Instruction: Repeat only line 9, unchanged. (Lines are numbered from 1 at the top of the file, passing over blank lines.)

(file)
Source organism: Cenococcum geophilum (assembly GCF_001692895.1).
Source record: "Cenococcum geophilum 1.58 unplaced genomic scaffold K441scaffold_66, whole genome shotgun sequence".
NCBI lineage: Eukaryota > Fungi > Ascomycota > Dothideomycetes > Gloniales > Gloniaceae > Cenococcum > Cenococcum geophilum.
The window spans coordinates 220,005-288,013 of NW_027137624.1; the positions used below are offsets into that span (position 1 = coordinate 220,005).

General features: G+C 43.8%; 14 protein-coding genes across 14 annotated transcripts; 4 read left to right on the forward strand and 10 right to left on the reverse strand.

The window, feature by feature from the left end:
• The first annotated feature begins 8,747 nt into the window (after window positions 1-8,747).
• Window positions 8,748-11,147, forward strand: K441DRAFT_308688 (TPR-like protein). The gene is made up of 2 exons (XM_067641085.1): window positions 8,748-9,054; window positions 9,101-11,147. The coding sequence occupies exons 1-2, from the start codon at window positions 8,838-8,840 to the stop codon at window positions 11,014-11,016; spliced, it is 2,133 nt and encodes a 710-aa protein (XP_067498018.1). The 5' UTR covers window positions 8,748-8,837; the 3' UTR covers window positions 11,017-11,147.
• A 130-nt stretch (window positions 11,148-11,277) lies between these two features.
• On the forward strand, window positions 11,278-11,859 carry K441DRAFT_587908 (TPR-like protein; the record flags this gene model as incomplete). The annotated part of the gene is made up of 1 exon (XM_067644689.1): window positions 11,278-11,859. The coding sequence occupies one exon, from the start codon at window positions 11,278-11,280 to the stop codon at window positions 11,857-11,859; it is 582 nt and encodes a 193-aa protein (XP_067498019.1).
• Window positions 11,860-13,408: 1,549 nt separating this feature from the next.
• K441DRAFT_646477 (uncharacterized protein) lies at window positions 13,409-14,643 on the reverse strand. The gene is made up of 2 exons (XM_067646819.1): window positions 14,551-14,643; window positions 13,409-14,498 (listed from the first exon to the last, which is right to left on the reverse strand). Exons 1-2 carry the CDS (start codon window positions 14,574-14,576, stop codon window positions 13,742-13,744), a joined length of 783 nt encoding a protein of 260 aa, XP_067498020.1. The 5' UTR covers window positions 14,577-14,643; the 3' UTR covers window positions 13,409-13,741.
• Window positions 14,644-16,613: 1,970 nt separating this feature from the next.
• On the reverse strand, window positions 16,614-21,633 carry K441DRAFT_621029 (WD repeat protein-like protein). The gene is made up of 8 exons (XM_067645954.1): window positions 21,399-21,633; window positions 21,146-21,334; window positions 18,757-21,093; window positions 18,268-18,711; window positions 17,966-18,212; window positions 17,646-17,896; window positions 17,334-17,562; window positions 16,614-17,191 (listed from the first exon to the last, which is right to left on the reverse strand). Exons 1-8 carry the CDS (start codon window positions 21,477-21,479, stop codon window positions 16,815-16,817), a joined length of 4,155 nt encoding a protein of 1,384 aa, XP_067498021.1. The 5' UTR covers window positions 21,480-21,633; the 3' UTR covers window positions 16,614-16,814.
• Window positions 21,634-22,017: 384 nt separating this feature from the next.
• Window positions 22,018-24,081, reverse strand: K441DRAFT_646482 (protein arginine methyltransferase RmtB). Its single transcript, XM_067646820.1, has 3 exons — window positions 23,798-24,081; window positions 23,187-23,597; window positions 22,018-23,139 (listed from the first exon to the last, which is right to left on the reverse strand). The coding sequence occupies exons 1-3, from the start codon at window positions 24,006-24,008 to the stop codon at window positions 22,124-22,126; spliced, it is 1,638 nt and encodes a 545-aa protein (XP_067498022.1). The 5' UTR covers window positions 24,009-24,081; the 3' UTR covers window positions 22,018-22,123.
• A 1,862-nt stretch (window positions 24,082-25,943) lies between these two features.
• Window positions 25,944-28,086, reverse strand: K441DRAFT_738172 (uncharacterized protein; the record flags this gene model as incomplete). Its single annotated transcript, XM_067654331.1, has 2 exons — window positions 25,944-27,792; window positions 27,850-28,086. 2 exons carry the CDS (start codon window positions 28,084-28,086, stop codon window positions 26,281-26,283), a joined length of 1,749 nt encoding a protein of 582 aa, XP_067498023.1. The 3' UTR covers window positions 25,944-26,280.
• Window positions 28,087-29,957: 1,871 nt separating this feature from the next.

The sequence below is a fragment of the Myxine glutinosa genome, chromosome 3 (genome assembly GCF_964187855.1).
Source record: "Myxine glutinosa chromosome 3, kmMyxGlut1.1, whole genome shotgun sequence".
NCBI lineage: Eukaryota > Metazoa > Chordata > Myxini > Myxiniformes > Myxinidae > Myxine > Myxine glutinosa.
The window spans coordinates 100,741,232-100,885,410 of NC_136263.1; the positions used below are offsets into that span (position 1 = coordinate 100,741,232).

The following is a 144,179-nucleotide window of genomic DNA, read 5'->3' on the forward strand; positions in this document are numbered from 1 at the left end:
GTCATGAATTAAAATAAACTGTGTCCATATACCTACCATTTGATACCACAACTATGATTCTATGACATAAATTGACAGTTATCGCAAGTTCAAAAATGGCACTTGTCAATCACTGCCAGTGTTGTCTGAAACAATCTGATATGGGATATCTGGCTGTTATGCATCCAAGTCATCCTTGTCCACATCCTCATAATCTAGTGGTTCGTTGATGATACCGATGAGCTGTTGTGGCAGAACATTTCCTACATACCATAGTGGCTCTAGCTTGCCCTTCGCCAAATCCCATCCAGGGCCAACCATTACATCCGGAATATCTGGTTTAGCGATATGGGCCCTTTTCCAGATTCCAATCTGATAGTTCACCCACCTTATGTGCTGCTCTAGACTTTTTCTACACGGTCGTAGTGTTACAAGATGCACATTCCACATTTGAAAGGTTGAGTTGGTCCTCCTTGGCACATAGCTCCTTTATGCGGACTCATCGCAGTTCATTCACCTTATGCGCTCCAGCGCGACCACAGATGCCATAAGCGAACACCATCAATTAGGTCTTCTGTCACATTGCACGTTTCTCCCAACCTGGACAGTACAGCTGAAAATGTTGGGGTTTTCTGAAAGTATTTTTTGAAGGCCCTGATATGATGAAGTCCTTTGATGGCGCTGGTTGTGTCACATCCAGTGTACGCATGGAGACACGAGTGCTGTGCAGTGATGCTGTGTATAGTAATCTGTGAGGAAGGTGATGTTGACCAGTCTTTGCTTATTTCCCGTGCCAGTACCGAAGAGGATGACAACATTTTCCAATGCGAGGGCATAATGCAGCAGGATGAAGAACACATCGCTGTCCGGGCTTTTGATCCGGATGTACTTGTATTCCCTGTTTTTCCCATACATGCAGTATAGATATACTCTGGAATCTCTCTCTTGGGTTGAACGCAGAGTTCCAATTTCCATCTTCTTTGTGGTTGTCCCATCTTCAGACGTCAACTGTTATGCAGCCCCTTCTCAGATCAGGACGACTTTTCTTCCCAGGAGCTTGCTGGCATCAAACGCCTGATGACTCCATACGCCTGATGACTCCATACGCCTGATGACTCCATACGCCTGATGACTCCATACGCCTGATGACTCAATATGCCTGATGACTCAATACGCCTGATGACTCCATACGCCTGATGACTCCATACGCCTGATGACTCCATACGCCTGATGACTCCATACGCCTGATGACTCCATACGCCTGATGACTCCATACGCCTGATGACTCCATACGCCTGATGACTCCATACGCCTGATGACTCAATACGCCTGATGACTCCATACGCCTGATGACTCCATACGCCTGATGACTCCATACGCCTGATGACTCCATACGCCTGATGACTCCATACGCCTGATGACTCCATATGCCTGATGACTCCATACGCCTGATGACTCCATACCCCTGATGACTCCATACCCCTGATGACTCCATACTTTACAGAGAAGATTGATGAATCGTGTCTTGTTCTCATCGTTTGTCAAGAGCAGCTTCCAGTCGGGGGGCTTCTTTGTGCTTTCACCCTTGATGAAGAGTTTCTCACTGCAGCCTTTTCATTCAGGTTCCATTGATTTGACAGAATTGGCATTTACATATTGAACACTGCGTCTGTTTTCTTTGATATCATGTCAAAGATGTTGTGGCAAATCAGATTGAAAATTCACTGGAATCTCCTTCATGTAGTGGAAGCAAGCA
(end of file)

• A 130-nt stretch (window positions 11,148-11,277) lies between these two features.